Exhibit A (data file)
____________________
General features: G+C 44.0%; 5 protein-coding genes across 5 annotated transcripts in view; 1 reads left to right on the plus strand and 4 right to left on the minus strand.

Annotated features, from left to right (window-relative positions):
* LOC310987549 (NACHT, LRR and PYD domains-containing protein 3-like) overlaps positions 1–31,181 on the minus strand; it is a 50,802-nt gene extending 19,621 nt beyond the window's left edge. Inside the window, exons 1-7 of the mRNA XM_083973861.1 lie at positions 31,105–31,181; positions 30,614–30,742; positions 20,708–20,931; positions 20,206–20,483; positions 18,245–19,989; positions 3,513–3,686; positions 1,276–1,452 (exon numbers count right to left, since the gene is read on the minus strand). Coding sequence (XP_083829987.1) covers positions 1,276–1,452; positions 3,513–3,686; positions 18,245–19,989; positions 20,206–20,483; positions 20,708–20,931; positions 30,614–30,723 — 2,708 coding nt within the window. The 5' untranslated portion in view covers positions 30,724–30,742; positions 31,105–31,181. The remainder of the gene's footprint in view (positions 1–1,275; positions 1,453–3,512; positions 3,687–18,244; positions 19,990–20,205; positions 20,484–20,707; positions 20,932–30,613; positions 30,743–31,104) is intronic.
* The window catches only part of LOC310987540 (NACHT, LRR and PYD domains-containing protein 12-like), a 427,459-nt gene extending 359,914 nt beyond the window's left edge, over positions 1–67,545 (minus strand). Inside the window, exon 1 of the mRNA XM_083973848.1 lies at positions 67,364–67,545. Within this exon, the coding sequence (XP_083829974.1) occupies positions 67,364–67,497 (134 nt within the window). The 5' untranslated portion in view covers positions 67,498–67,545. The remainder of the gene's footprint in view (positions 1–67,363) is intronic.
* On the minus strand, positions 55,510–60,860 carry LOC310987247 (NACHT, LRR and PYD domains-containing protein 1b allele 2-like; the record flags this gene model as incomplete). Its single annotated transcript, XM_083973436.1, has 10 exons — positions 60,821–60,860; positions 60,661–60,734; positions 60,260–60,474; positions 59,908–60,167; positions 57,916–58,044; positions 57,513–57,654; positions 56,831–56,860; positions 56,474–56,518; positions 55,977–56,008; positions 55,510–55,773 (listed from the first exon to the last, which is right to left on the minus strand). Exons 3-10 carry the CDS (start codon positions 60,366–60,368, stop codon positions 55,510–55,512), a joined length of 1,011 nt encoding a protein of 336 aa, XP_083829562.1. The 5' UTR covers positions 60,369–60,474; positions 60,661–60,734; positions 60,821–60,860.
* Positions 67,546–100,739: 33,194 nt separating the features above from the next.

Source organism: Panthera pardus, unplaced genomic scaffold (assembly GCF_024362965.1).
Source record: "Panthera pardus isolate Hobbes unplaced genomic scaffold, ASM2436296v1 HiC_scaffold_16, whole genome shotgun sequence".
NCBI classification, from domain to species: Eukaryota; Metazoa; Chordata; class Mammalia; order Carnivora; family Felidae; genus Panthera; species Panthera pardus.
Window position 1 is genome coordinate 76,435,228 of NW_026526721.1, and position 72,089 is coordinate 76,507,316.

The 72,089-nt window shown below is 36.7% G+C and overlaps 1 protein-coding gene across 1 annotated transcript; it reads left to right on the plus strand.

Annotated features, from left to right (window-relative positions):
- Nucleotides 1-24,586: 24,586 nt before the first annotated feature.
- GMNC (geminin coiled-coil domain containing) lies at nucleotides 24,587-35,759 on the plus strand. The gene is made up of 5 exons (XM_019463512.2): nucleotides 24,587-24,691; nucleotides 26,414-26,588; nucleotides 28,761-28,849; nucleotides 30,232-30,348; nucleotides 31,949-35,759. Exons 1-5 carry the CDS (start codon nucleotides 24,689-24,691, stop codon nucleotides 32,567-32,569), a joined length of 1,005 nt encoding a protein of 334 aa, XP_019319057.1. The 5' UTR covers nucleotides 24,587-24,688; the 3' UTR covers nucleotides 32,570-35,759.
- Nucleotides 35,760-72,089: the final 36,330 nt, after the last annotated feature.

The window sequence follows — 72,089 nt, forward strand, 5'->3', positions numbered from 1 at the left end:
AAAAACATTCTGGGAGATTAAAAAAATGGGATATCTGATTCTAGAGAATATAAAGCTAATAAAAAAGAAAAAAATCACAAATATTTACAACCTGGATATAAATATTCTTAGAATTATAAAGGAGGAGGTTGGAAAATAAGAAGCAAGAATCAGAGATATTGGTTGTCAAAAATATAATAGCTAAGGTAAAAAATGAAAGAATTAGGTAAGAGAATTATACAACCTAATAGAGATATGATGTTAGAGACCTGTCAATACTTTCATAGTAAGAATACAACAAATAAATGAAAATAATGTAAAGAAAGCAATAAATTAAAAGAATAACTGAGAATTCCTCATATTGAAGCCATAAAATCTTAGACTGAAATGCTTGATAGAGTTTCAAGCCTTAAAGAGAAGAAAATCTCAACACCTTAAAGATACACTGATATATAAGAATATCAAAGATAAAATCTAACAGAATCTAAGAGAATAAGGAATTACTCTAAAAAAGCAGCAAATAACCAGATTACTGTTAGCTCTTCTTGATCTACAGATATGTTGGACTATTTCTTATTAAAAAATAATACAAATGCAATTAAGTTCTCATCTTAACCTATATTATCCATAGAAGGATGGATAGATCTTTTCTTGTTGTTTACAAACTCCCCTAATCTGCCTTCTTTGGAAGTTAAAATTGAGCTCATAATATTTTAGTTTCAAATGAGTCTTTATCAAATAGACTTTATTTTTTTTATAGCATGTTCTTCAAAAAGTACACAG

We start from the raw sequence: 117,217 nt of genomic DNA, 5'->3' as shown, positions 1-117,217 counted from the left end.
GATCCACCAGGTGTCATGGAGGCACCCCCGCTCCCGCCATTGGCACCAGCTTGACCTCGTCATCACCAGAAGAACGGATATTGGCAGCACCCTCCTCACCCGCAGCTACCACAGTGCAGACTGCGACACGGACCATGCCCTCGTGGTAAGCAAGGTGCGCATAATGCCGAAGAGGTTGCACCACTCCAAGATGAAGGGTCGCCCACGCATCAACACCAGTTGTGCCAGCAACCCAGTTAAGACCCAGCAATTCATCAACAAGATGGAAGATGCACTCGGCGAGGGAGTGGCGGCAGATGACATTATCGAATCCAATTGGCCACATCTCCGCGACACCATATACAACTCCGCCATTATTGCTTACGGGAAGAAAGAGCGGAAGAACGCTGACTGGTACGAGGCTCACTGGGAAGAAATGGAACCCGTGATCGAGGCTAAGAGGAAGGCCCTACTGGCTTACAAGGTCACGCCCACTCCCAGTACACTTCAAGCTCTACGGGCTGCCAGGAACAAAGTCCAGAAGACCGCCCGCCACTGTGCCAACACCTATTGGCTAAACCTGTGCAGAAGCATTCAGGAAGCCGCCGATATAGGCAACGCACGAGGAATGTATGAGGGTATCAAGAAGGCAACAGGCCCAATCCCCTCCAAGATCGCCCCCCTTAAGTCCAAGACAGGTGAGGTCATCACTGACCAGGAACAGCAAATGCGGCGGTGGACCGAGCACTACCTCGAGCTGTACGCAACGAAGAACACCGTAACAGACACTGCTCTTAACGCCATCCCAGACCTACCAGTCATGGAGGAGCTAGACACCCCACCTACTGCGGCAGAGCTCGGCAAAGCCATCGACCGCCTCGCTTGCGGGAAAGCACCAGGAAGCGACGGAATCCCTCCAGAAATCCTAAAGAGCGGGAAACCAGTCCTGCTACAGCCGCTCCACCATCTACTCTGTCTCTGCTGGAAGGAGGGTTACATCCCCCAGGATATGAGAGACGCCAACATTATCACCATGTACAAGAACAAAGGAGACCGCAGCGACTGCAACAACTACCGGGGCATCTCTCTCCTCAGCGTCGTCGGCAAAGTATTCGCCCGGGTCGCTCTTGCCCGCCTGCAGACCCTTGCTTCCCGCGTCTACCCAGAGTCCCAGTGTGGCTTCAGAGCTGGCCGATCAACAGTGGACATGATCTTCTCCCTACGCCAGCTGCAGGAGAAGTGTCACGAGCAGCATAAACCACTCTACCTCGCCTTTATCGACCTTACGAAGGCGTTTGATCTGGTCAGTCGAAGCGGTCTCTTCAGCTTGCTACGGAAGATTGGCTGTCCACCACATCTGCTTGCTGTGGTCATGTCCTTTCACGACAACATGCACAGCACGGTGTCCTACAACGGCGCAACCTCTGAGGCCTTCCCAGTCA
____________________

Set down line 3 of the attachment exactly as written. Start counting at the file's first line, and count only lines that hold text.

* LOC310987549 (NACHT, LRR and PYD domains-containing protein 3-like) overlaps positions 1–31,181 on the minus strand; it is a 50,802-nt gene extending 19,621 nt beyond the window's left edge. Inside the window, exons 1-7 of the mRNA XM_083973861.1 lie at positions 31,105–31,181; positions 30,614–30,742; positions 20,708–20,931; positions 20,206–20,483; positions 18,245–19,989; positions 3,513–3,686; positions 1,276–1,452 (exon numbers count right to left, since the gene is read on the minus strand). Coding sequence (XP_083829987.1) covers positions 1,276–1,452; positions 3,513–3,686; positions 18,245–19,989; positions 20,206–20,483; positions 20,708–20,931; positions 30,614–30,723 — 2,708 coding nt within the window. The 5' untranslated portion in view covers positions 30,724–30,742; positions 31,105–31,181. The remainder of the gene's footprint in view (positions 1–1,275; positions 1,453–3,512; positions 3,687–18,244; positions 19,990–20,205; positions 20,484–20,707; positions 20,932–30,613; positions 30,743–31,104) is intronic.